After the first breast badges were numbered on the front, the next order had numbers stamped into the back of the badge, this is one of those badges.
Numbers were stamped into the back of the 2nd order of Patrol badges.
Current trooper badge introduced in the 1980's.
Corporal rank badges were used from 1931 until 1968.
The Hahn Badge Company manufactured the Patrol's badges from 1929 until the late 1970's, this is an older Hahn Sergeant rank badge.
An older Lieutenant rank badge.
1940's issue Captain rank badge.
1940's issue Major rank badge.

This silver gilded button is from the 1st uniform coat of Charter Member Arthur Welch.

Blackinton Badge Company has held the contract for Patrol badges since the late 1970's. This Blackinton badge was worn by the Communications Division for a few years during the late 1970's.

This Trooper of the Year medal was awarded to Patrolman C. W. Bringle in 1959.

This Trooper of the Year medal was awarded to Patrolman C. W. Bringle in 1958.

2004 Motor Carrier Enforcement badge.
2004 Motor Carrier Enforcement Sergeant badge.
This set of Colonel's Eagles date to the 1950's.
These collar insignia were worn by the Communications Division during the 1970's.
Pith Helmets were worn in the late 1940's and early 1950's during the summer.
Felt Campaign Hats were discontinued during the 1980's.


Blue 29 Ford

SHP 1929 Indian Motorcycle

Grey 1935 Ford Roadster with a seal on the left door

Grey SHP 1941 Dodge Fury with seal on left door

Silver 1946 Buick Series 40 Special Sedan

Silver and black 64 Ford

Silver and black 78 Plymouth

Classic patrol car, motorcycle and helicopter in one shot

SHP 1999 Ford Crown Victoria

Silver and black Chevy Impala

Black and silver 2001 Camaro

Black and silver 2001 Durango

Black and silver Jeep Cherokee

Black motorcycle - 2001 Harley Davidson

Silver and black 1997 Ford Crown Victoria

Light blue motor carrier

1998 Crown Victoria at intersection



#1 - When the Patrol was started in 1929 this patch was worn on shirts, but only for two years until 1931. The same design patch was worn on coats, but had a rounded shape.
#2 - In 1931 the earlier design stayed the same but the background color of the patch was changed to orange. This shirt patch has been found in 4 slightly different issues.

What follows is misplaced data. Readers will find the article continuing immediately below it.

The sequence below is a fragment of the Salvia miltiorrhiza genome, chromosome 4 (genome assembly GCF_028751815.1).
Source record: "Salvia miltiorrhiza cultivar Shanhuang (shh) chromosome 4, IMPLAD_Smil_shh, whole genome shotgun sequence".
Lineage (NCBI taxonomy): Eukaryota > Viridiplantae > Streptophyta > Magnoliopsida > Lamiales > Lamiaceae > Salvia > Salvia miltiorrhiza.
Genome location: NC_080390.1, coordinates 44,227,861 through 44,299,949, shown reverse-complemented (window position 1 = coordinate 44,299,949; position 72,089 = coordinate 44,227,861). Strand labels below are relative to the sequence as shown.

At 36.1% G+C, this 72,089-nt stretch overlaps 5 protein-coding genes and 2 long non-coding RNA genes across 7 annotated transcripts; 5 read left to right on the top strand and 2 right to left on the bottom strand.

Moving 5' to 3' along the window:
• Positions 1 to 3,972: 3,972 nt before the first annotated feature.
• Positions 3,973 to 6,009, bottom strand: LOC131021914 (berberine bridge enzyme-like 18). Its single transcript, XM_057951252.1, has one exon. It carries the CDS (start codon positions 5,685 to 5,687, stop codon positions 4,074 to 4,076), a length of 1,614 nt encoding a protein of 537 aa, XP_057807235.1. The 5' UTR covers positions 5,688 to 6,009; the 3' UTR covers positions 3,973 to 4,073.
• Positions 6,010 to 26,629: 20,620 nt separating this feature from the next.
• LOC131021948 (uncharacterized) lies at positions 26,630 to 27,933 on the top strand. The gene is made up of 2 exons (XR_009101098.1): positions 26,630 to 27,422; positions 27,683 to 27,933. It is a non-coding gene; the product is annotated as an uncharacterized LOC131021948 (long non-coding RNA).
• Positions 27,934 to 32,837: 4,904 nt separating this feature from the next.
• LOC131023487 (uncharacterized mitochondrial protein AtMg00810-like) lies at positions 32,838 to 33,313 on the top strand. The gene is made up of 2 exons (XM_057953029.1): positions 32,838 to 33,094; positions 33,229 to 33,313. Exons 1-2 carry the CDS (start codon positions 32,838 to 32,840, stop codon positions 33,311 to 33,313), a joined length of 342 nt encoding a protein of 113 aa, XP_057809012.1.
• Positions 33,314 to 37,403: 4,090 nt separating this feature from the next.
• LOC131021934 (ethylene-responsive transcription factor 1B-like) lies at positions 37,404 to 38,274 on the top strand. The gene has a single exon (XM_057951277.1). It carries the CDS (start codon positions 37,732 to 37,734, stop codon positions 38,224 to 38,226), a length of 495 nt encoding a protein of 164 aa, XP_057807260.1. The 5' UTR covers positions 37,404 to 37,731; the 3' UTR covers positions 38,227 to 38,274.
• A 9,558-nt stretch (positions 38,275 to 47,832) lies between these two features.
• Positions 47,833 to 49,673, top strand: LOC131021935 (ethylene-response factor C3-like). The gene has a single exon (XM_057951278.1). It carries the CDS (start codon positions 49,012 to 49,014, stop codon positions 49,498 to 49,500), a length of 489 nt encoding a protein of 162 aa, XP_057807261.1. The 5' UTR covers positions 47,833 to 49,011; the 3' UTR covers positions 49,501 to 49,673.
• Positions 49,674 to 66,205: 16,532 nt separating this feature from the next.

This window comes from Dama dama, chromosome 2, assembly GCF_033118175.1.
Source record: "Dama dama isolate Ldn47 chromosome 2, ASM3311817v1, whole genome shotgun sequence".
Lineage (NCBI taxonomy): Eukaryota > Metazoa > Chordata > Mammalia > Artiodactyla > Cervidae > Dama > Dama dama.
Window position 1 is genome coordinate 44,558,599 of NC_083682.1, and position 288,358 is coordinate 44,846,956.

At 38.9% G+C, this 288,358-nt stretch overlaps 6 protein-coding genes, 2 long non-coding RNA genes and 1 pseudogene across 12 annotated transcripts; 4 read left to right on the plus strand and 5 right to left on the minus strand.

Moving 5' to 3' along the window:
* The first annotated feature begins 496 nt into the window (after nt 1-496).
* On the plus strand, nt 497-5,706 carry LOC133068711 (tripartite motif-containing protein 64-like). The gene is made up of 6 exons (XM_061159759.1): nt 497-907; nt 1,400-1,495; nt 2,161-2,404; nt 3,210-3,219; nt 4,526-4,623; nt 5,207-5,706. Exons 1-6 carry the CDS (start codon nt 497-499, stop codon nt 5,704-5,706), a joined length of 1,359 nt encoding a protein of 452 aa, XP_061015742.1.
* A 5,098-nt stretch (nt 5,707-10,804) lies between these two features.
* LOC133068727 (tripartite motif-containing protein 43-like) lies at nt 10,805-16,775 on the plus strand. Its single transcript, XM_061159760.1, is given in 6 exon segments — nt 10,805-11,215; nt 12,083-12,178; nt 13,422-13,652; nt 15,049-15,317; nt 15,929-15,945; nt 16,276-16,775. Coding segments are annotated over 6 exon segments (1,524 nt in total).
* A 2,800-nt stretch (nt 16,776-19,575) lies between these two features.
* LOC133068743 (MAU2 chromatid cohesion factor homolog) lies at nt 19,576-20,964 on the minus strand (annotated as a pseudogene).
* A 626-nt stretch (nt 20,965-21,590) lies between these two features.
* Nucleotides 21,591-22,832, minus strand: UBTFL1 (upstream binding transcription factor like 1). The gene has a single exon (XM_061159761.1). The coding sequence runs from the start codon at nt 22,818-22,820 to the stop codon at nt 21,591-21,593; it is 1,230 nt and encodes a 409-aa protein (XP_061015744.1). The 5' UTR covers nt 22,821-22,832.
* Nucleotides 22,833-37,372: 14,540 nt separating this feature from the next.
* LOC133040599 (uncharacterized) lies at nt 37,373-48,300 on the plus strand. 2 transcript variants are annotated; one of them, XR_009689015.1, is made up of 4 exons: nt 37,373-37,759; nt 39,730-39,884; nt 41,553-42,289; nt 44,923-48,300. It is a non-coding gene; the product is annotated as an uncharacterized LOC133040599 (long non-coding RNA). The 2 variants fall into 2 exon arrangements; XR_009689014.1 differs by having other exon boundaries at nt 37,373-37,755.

#3 - This coat patch was worn from the early 1940-s thru 1954. A similar patch was worn from 1931 to the early 1940-s, but was a longer patch, allowing for rank stripes to be added under the wheel and arrow design.
#4 - In 1954 the patch saw a dramatic change in design. This patch was worn on shirts from 1954 to 1971. A larger version was worn on coats from 1960 until 1971.
#5 - This variation of the 3rd issue shirt patch is believed to have been the first order of the 1954 design, since it is found in the same orange color as the earlier patch.
#6 - This coat patch was worn from 1954 thru 1960.
#7 - This shirt patch has been worn since 1971 and is the current uniform patch. A larger version is also worn on coats.
#8 - This small Executive Security tab was only worn for a few years in the early 1970-s by Troopers who worked Governor-s Security.
#9 - The orange PFC stripe was worn from the early 1940-s until 1954, the yellow PFC was worn from 1954 thru the early 1960-s.
#10 - Orange Corporal stripes were worn from 1931 until 1954, yellow Corporal stripes worn from 1954 thru 1968.
#11 - These orange Technical Sergeant stripes were worn from 1951 until 1954 by the 3rd in command in each of the 5 Patrol Troops in the state.
#12 - Yellow Technical Sergeant stripes were worn from 1954 thru 1970.
#13 - Airwing Sergeant stripes were worn from 1962 to 1972, and only by 2 men.
#14 - Line Sergeant stripes have been worn from 1954 until present.
 #15 - First Sergeant stripes have been worn from 1968 until present.
#16 - Worn since the 1950-s, Service patches have bars representing 2 years of service and stars representing 5 years of service, and are found in many combinations.
#17 - This 1st issue Radio shirt patch was only issued one time in 1940 and worn only a few years. A similar patch was worn on coats, but has a black background.
#18 - The Dispatcher tab was worn under the regular patch by Dispatchers from the early 1960-s until 1971. Similar tabs of Supv. Dispatcher, Technician I, Technician II, and "Engineer" were worn by those in those positions.
#19 - This Radio patch was worn on the left breast area by Dispatchers from the early. 1960-s until 1971, along with the Dispatcher tabs under the regular shoulder patch. This Communications patch has been worn since 1971 and is also found in a larger version that was worn on blazer type jackets in the 1970-s.
#20 - Similar Communications patches with Shift Supervisor, Center Supervisor, and Chief Supervisor are worn. Other positions in the Patrol have patches with titles of Aircraft Operations, Auto Body Technician, Auto Parts, Automotive Technician, Courier, Maintenance, Office Supply, Radio Engineer and Uniform Supply. Some of these patches are also found with Supervisor and Assistant Supervisor tabs at the top.

#21  Motor Carrier Enforcement Patch - 2004 - 2008. The former Division of Motor Vehicles Enforcement Section was merged with the State Highway Patrol on January 1, 2003, and renamed the Motor Carrier Enforcement section. This patch was worn by MCE Officers who prior to completing the transition training to Trooper status. Once the training was complete, this patch was retired.

 #22 - This is the 1st uniform of the North Carolina State Highway Patrol. Note the early style visor cap, the bow-tie, and the rounded 1st issue coat patch on the shoulder. Although the uniform has changed since 1929, the proud tradition of service to our state has not.

The following is a collection of documents submitted by the public and patrol members containing a variety of information on North Carolina State Highway Patrol's past.